I’ve been thinking about interventions. Actually I’ve been thinking about IndyMac, the media, community banks, FDIC insurance coverage, cash, and fear. Last week saw a frenzy of media coverage in the aftermath of the US government/FDIC’s takeover of the IndyMac financial institution. What I saw was both horrific and “pornographic” in the sense that “the stories were sensational with the aim to titillate/stimulate without providing any redeeming social importance.”
You see, I have first-hand experience in financial institution intervention/receiverships, having worked for the FDIC/ RTC for over three years on the Savings and Loan crisis some 15 years ago. While “takeovers” are justifiably traumatic for the employees, management and stockholders; the depositors, borrowers, and customers—if they had played by the rules/regulations of the FDIC coverage—literally don’t have a thing to worry about! A government intervention keeps 99%+ of the prior staffing in place. A “managing agent” is installed as the chief executive officer, and “credit specialists” are put in place to oversee lending operations, credit restructurings, and asset sales. A lead investigator is assigned to coordinate the case development for potential negligence and fraud.
An intervention is really an amazing feat/operation to behold. The government team of professionals and an army of workers—contracted from an independent outside public accounting firm—go in at the close of business on Friday night or, if applicable, at the close of business on Saturday. What happens over the following 48 or so hours is an institution-wide verification, gathering, and securing of items and documents. Cash, notes, investment securities, collateral, and pre-determined items are verified 100%. The teams have detailed assignment/mission lists and work non-stop to insure that the institution will open for normal business the following Monday morning. The institution actually re-opens as one of the safest places in the country to do your banking. The government team stays in place until the investigations are completed, the problems are fully resolved, a buyer for the remaining franchise/operations is found, and the residual sale is closed.
I found it unconscionable that the major TV/press media ran items with footage and clips of “the Great Depression bank lines” or headlined their stories with: “How Safe is Your Community Bank?” Community banks are not the problem in this present global financial crisis. I have personal accounts (or am the treasurer for organizations with accounts) at the six community banks in the area. I observe the FDIC coverage guidelines and do not have one bit if concern about any one of them for any reason. I personally know most of their management, officers, and directors. It is the large money center banks and the regional banks which were overly aggressive in their lending and investment decisions where the current problems reside. Remember... it is stockholders—and not depositors—who ultimately take the real hit on the losses from any intervention/resolution.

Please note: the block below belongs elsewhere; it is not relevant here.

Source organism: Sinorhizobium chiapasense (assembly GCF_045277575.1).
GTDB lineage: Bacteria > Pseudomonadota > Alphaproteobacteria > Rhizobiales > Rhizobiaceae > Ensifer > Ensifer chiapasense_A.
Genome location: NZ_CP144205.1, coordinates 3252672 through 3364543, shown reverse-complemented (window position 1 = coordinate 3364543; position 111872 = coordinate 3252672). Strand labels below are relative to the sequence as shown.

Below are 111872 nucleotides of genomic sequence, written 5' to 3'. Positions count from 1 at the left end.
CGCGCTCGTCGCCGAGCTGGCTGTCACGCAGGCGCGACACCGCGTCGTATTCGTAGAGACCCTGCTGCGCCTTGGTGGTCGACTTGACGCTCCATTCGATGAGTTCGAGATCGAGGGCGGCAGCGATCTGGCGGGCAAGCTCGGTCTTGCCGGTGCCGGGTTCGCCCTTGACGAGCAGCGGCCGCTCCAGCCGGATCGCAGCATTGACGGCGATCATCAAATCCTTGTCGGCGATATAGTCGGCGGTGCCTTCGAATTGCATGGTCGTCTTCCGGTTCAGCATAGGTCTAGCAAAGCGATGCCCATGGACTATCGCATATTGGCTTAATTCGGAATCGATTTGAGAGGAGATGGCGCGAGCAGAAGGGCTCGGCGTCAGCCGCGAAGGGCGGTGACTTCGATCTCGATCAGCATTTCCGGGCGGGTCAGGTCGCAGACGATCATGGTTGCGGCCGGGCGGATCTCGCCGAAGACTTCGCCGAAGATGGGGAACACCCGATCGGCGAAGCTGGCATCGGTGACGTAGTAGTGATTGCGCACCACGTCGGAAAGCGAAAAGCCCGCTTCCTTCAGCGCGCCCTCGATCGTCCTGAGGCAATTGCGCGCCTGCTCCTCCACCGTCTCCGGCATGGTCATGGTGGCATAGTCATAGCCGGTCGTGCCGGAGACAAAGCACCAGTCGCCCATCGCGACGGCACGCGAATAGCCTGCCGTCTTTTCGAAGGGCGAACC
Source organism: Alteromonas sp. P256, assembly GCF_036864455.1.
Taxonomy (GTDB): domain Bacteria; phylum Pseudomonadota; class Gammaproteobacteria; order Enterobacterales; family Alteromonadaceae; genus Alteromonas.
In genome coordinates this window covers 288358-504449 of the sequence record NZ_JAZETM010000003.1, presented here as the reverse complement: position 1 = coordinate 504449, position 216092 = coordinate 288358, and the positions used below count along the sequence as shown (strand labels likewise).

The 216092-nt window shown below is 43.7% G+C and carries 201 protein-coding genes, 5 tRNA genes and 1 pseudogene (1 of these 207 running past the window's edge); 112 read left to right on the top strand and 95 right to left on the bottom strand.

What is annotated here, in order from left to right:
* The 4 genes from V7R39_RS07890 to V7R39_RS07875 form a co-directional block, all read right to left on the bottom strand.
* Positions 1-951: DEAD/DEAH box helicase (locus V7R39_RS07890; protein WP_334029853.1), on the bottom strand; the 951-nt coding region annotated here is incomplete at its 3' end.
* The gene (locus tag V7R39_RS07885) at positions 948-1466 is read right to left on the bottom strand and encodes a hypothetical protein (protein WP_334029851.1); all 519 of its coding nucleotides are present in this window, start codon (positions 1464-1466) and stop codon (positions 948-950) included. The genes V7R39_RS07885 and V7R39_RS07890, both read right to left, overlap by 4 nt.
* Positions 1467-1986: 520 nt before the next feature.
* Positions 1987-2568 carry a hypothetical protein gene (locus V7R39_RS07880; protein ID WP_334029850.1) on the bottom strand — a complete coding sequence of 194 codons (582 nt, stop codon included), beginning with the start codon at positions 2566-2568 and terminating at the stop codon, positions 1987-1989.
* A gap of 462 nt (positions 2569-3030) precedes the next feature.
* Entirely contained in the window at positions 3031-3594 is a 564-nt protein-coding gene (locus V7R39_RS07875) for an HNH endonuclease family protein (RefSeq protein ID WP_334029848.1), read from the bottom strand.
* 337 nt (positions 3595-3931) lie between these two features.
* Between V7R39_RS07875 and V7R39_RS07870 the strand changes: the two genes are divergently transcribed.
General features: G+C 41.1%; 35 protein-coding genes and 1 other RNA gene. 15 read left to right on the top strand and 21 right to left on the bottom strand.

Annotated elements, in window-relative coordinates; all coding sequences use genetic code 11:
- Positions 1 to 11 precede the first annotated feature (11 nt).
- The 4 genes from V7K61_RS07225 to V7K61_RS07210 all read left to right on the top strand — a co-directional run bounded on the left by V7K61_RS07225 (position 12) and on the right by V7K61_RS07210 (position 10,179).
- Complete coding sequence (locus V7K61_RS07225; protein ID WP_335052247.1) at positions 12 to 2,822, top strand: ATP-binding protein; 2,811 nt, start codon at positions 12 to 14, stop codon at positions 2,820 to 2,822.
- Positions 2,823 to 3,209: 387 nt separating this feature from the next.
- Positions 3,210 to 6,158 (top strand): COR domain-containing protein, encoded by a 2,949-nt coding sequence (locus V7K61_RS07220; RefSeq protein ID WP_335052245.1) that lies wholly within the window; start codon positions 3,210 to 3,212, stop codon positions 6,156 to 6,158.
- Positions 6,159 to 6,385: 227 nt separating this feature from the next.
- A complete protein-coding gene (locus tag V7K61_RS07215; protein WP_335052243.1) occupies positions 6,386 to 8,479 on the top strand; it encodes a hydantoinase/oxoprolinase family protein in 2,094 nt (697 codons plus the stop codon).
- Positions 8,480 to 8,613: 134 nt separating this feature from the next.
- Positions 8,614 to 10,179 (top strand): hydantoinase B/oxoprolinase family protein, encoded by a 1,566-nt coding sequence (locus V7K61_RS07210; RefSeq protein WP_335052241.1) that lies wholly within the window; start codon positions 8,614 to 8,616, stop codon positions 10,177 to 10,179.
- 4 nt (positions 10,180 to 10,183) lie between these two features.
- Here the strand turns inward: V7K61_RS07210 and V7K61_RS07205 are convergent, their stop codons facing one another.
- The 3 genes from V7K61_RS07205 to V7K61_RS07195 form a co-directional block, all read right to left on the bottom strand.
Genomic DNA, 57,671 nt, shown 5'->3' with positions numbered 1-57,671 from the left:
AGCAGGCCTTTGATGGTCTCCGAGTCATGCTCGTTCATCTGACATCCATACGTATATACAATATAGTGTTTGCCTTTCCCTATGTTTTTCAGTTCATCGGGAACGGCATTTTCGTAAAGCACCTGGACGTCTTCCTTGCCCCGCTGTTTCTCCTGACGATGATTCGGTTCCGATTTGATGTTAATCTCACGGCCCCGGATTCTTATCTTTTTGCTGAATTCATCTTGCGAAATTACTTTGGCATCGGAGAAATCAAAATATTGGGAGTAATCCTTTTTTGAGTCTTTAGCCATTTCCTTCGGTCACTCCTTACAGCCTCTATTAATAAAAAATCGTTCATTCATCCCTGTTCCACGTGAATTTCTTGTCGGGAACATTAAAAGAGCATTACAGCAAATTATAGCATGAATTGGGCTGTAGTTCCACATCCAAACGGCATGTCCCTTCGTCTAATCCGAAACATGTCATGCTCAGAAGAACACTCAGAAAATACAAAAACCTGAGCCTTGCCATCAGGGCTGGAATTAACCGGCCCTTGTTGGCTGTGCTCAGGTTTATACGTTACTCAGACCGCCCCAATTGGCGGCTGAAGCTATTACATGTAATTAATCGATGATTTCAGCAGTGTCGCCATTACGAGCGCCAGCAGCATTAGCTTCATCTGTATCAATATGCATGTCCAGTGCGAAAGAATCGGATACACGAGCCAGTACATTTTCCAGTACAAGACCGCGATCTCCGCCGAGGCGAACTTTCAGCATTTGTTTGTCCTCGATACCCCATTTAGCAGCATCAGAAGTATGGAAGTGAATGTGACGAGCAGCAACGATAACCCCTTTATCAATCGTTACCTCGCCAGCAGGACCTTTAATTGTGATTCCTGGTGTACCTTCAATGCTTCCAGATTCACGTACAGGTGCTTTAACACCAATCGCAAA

We in the U.S. have the most pervasive and highest amount of depositor insurance guaranteed coverage on planet Earth. Individual accounts are covered up to $100,000 and, by varying the signatories/names on the accounts, that coverage can double, triple, or more. Furthermore, any retirement accounts on deposit are covered 100% regardless of the amount. Those are the rules!
The California event raised questions about IndyMac’s not having the cash on hand to pay off the depositors who wanted to close out accounts and walk out the door with currency. This is not surprising, as financial institutions rarely even have 1% of their total footings (assets) on hand in actual cash—including their due-from-bank (correspondent) accounts. Cashiers' checks work fine!
I really felt for Treasury Secretary Paulson and FED Chairman Bernanke during their last week’s testimonies before Congress. We have a good system for interventions/resolutions, with the best coverage for depositors on the planet. IT will work just fine—if, and only if, there is no fear-driven panic running amok. Even the safest, most solvent, and best-run institutions can be pushed over the edge if a fear-driven public decides to yank all their “safe and fully insured deposits” from them and go elsewhere.
I’m Fred Cederholm and I’ve been thinking. You should be thinking, too.
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This story was published on JuLY 21, 2008.